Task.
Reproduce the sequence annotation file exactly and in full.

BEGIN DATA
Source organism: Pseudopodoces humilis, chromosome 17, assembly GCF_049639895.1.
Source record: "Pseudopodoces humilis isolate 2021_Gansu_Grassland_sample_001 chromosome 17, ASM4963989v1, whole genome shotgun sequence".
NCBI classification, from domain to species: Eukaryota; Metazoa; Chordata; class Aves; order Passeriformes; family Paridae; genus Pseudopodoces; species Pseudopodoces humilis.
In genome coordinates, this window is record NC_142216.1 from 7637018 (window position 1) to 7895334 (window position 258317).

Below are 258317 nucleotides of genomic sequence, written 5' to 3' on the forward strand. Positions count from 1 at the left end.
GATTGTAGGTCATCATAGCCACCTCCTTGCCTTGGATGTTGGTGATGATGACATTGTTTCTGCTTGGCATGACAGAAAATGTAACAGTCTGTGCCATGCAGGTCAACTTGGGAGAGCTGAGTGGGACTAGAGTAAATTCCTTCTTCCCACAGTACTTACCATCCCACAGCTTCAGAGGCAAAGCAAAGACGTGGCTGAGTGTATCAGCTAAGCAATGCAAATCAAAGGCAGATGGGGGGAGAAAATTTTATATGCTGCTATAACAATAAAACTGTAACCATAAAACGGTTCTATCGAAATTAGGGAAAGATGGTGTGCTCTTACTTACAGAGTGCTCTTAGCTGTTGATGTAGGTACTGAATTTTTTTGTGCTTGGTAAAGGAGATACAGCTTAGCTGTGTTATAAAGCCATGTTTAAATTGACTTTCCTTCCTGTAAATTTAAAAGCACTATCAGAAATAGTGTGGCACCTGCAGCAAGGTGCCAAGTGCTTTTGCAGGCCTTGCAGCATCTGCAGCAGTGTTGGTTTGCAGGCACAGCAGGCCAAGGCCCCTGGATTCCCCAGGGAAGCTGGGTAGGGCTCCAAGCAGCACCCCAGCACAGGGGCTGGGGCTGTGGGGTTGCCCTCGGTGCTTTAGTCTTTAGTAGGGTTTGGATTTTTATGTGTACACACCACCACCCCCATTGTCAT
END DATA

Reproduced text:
Source organism: Pseudopodoces humilis, chromosome 17, assembly GCF_049639895.1.
Source record: "Pseudopodoces humilis isolate 2021_Gansu_Grassland_sample_001 chromosome 17, ASM4963989v1, whole genome shotgun sequence".
NCBI classification, from domain to species: Eukaryota; Metazoa; Chordata; class Aves; order Passeriformes; family Paridae; genus Pseudopodoces; species Pseudopodoces humilis.
In genome coordinates, this window is record NC_142216.1 from 7637018 (window position 1) to 7895334 (window position 258317).

Below are 258317 nucleotides of genomic sequence, written 5' to 3' on the forward strand. Positions count from 1 at the left end.
GATTGTAGGTCATCATAGCCACCTCCTTGCCTTGGATGTTGGTGATGATGACATTGTTTCTGCTTGGCATGACAGAAAATGTAACAGTCTGTGCCATGCAGGTCAACTTGGGAGAGCTGAGTGGGACTAGAGTAAATTCCTTCTTCCCACAGTACTTACCATCCCACAGCTTCAGAGGCAAAGCAAAGACGTGGCTGAGTGTATCAGCTAAGCAATGCAAATCAAAGGCAGATGGGGGGAGAAAATTTTATATGCTGCTATAACAATAAAACTGTAACCATAAAACGGTTCTATCGAAATTAGGGAAAGATGGTGTGCTCTTACTTACAGAGTGCTCTTAGCTGTTGATGTAGGTACTGAATTTTTTTGTGCTTGGTAAAGGAGATACAGCTTAGCTGTGTTATAAAGCCATGTTTAAATTGACTTTCCTTCCTGTAAATTTAAAAGCACTATCAGAAATAGTGTGGCACCTGCAGCAAGGTGCCAAGTGCTTTTGCAGGCCTTGCAGCATCTGCAGCAGTGTTGGTTTGCAGGCACAGCAGGCCAAGGCCCCTGGATTCCCCAGGGAAGCTGGGTAGGGCTCCAAGCAGCACCCCAGCACAGGGGCTGGGGCTGTGGGGTTGCCCTCGGTGCTTTAGTCTTTAGTAGGGTTTGGATTTTTATGTGTACACACCACCACCCCCATTGTCAT